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Week two started off with an early morning game drive. Leaving camp at six in the morning during winter, when it’s still dark and needless to say pretty cold, is not easy. Every ones blood circulation soon started working overtime as the possibility of a lion sighting became evident when Charles found fresh lion tracks and bodies started heating up. I responded to give him a hand tracking these lions and after driving in circles for a while, realized that the only way to find them is going to be on foot.

We stopped for our morning coffee break and Charles and I went back to the last fresh tracks and started tracking on foot. After about 20 minutes of tracking, there he was! One of the dominant male lions on the reserve merely 20 meters away. Returning to the vehicles with good news had everybody rushing to pack up and get their cameras ready. What a sighting it turned out to be! We spent about half an hour with the two dominant males of the reserve.  Apart from the lions there was of course all the general game species as well as elephants sighted during Mondays morning and afternoon drives, oh and I almost forgot to mention the leopard we were fortunate to find. Although she was on a neighboring property and the view was from the other side of a fence, beggars can’t be choosers when it comes to leopard sightings.

Our students have been spoiled with some amazing sightings and the bar has been set very high by the trainers. As from next week it’s up to them to start driving and the training begins in all earnest. Some of the other sightings during the week include lions (male, females and cubs) on separate occasions, elephant honey badger, serval and caracal. There were of course all the general game, hyenas, porcupine, civet and much more. It has just been an amazing week!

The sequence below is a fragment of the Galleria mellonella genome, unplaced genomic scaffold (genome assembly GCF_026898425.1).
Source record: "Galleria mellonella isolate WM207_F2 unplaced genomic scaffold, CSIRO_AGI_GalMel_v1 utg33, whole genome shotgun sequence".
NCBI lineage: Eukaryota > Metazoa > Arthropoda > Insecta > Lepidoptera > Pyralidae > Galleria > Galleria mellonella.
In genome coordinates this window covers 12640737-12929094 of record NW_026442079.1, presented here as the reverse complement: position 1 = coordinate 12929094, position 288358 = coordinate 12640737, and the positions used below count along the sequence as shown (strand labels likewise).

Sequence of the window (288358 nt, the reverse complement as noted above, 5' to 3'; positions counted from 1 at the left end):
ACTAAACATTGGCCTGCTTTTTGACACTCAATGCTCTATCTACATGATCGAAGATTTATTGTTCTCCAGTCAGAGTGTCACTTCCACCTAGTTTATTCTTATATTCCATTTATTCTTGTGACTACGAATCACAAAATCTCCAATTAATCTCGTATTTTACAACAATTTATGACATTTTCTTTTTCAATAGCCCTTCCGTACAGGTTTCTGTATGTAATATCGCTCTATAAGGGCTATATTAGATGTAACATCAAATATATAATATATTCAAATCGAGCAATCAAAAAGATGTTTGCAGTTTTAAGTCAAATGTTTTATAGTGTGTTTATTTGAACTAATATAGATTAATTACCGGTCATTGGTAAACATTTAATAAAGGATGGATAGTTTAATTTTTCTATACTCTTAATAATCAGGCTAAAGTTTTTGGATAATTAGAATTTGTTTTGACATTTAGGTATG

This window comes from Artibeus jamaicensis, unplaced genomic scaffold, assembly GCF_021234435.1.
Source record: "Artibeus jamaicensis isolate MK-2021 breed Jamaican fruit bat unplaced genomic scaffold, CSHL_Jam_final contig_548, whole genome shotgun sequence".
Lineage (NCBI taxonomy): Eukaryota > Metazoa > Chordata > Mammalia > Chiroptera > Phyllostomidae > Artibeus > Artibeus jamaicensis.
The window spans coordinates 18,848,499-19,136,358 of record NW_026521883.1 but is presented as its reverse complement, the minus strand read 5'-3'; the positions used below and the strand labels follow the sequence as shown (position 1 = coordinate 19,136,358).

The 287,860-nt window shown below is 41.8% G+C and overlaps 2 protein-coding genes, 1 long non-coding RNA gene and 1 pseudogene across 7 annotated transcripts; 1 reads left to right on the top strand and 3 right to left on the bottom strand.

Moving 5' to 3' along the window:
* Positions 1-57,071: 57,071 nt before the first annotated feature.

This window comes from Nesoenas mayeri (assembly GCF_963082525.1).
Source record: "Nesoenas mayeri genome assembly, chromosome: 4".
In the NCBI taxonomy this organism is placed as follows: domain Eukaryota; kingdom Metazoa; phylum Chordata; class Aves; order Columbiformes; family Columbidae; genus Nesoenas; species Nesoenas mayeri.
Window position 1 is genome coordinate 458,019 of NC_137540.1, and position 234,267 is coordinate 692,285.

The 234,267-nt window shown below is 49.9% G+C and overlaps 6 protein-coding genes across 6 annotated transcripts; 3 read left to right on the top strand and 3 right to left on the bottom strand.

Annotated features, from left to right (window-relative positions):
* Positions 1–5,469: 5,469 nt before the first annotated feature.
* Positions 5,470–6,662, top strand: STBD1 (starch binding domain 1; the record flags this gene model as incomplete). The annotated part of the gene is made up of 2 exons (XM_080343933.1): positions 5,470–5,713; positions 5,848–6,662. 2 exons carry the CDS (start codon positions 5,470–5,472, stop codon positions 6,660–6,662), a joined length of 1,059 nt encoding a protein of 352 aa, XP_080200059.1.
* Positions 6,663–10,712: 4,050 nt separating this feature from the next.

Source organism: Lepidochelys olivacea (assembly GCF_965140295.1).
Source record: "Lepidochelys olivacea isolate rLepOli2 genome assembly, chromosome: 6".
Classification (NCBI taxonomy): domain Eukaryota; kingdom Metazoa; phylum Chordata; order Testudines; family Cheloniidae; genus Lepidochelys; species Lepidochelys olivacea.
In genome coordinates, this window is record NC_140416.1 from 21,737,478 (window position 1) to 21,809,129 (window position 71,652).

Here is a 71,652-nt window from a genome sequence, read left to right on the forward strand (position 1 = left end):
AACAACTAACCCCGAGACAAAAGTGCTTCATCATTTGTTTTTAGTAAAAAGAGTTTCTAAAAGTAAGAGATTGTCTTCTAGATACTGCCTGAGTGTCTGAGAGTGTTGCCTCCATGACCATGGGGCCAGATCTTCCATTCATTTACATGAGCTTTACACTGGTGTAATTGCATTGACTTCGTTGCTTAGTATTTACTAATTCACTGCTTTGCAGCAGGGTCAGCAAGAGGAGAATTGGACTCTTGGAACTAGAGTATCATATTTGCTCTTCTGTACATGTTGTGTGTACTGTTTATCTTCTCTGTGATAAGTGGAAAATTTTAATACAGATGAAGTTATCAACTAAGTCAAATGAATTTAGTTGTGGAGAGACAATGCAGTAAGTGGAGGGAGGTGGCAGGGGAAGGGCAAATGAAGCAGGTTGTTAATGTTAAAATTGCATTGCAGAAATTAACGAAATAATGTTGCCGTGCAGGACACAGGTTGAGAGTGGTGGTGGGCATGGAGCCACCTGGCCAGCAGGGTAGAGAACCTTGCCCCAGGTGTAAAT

The lectures covered during the week were the all-important vehicles, radio, ethics and communication as well as mammals. Seeing that vehicles are a vitally important tool to a guide’s trade knowing how to take care of it and change tires is just as vitally important and this was covered theoretically and practically during the week. On Friday the first 6 of our students went for their 4×4 driving course to ensure they have the necessary skill to operate a 4×4 game viewer. Fortunately our game viewing provided a huge range of mammals that we could practically tie into what was covered during the lecture and that always makes our job as trainers a bit easier. Information is also retained easier when tied in with a practical explanation.

As per usual we end the week off with an optional activity and this week it was a guided walk. The main focus of these bush walks is smaller things that are normally over looked while driving, and hopefully find fresh enough tracks of anything bigger to follow.  This walk was no different (except for finding the tracks part),  we heard lions roar and not too far from where we were either. Fortunately for us they were on the other side of the river and it turned out to be 2 lionesses and 4 cubs of which 2 were still very young. Due to plenty of safe ground between us and the river we were able to sit quietly and view them for about 15 minutes. What an exceptional sight to end the week off on a high. If you haven’t seen the video clip (Thanks Francesca!) on our Facebook page, make sure you watch it here: https://www.facebook.com/photo.php?v=942782012414731&set=vb.117167081642899&type=2&theater  

Good luck to all our students with their first set of tests today.

Until next time

Conraad and the Bushwise team